Sonia Purnell’s A Woman of No Importance: The Untold Story of the American Spy Who Helped Win World War II has won the 2020 Plutarch Award for the Best Biography of 2019.
The Plutarch is the world’s only literary award given to biographers by biographers. Named after the famous Greek writer, BIO awards the honor to the best biography of the year, chosen by a committee of five distinguished biographers.
In 1942, the Gestapo sent out an urgent transmission: “She is the most dangerous of all Allied spies. We must find and destroy her.”
The target in their sights was Virginia Hall, a Baltimore socialite who talked her way into Special Operations Executive, the spy organization dubbed Winston Churchill’s “Ministry of Ungentlemanly Warfare.” She became the first Allied woman deployed behind enemy lines and—despite her prosthetic leg—helped to light the flame of the French Resistance, revolutionizing secret warfare as we know it.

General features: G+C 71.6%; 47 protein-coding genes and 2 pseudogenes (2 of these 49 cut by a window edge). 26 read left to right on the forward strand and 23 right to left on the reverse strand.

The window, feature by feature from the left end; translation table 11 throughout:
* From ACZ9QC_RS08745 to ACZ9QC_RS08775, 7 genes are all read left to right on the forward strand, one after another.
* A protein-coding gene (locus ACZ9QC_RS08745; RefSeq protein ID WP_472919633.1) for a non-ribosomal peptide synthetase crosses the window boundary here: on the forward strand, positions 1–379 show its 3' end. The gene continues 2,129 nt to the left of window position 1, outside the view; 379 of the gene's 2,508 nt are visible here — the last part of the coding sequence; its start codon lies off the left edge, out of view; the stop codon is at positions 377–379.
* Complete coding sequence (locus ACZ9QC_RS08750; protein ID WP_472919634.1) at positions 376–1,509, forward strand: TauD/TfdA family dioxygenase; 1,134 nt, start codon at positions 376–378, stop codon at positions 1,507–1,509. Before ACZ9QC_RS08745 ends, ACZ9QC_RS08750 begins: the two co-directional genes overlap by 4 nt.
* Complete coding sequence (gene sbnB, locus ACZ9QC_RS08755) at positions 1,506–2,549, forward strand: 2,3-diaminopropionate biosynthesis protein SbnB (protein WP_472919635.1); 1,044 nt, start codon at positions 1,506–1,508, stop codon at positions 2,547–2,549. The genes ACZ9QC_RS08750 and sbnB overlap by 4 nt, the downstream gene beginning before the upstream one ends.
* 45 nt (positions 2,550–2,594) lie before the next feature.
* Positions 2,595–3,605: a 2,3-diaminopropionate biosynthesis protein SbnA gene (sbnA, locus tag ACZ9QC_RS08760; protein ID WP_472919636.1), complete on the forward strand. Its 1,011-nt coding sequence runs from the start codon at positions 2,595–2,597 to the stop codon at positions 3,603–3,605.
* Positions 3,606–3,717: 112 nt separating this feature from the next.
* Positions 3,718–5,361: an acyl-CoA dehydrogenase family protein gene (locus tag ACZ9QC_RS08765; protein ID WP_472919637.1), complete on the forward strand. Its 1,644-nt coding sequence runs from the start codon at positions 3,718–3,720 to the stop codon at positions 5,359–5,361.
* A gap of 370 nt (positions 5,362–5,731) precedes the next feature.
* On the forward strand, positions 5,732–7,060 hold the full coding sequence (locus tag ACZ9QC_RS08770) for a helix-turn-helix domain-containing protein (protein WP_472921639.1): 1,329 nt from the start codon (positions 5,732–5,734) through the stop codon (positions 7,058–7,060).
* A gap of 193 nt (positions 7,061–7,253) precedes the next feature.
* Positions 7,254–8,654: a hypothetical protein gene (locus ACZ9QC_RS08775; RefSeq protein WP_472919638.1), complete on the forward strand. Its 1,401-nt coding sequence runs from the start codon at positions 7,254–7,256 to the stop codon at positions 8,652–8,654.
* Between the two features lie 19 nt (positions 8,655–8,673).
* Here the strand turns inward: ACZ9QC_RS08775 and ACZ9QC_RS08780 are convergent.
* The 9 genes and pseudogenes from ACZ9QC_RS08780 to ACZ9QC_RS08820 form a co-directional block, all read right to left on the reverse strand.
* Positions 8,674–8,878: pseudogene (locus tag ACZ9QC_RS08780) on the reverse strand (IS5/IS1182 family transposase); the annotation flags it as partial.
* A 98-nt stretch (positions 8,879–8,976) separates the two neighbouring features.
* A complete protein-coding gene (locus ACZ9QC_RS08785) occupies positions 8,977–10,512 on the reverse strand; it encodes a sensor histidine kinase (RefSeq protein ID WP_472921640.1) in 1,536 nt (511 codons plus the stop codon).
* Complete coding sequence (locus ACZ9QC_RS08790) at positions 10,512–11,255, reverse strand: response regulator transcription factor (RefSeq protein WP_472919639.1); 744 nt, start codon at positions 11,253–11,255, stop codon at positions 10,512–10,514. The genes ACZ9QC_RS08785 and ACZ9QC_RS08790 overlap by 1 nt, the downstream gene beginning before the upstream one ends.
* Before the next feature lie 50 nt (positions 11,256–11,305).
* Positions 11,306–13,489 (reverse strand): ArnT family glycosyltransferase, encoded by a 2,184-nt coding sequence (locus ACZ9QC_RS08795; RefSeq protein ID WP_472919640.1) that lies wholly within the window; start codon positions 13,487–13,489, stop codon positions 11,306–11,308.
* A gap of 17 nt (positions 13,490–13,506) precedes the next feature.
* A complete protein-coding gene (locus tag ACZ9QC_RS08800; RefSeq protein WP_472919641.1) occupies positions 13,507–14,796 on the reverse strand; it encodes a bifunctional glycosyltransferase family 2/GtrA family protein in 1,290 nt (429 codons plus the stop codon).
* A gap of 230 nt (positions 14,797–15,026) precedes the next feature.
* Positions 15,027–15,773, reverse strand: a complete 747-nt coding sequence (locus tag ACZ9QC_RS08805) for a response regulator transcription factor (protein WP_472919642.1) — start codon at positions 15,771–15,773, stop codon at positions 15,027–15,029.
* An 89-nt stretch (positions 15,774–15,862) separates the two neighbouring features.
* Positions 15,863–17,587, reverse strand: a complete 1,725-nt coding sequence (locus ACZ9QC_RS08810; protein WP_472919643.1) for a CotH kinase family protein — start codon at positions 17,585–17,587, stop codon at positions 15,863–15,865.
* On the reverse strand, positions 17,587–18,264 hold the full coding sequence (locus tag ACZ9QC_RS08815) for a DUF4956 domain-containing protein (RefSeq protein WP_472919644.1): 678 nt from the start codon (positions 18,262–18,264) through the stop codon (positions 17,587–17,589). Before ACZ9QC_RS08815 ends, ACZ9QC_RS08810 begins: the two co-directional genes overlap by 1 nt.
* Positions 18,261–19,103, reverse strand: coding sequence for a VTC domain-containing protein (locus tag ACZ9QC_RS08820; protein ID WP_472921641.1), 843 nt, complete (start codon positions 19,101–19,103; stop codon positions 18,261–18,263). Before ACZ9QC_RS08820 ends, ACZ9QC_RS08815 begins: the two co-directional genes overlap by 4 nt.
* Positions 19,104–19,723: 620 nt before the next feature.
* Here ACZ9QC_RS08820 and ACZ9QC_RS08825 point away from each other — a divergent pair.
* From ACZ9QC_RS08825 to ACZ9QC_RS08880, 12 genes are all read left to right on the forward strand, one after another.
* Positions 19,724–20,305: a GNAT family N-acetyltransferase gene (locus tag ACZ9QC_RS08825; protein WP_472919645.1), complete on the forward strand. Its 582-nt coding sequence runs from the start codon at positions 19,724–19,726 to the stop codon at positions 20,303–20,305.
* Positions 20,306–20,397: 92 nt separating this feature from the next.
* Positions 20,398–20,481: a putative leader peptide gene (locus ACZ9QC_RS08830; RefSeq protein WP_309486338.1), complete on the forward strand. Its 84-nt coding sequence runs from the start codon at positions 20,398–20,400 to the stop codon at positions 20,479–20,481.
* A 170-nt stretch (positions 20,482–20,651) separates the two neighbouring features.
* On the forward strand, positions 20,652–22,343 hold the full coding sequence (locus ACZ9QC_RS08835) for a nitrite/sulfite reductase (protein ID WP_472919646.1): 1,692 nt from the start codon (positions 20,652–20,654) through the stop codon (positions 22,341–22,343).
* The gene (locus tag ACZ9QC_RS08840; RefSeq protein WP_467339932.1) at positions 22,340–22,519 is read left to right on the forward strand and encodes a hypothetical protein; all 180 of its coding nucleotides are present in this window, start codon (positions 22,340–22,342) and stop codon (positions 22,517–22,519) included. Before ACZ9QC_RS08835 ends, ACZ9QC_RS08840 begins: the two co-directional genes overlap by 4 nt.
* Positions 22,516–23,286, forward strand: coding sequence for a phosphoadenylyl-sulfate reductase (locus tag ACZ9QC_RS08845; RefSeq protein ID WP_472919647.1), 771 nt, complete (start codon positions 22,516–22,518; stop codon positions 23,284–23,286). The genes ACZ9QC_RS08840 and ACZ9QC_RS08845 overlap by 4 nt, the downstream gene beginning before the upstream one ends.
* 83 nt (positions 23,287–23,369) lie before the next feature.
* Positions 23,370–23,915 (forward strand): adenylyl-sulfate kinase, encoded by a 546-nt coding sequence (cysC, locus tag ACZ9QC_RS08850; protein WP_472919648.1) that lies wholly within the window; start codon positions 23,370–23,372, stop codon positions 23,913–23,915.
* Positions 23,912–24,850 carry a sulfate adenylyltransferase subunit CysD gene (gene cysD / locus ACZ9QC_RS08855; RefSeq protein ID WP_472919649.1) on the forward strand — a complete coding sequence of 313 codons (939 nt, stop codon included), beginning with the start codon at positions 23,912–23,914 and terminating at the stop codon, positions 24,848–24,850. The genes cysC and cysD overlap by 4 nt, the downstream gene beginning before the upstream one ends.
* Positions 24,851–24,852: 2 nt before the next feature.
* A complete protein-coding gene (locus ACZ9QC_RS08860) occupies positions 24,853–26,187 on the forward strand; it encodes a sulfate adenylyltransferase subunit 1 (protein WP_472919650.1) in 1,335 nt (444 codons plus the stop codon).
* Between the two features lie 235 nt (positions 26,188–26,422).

Virginia established vast spy networks throughout France, called weapons and explosives down from the skies, and became a linchpin for the Resistance. Even as her face covered wanted posters and a bounty was placed on her head, Virginia refused order after order to evacuate. She finally escaped through a death-defying hike over the Pyrenees into Spain, her cover blown. But she plunged back in, adamant that she had more lives to save, and led a victorious guerilla campaign, liberating swathes of France from the Nazis after D-Day.
Based on new and extensive research, Sonia Purnell has for the first time uncovered the full secret life of Virginia Hall—an astounding and inspiring story of heroism, spycraft, resistance, and personal triumph over shocking adversity. A Woman of No Importance is the breathtaking story of how one woman’s fierce persistence helped win the war.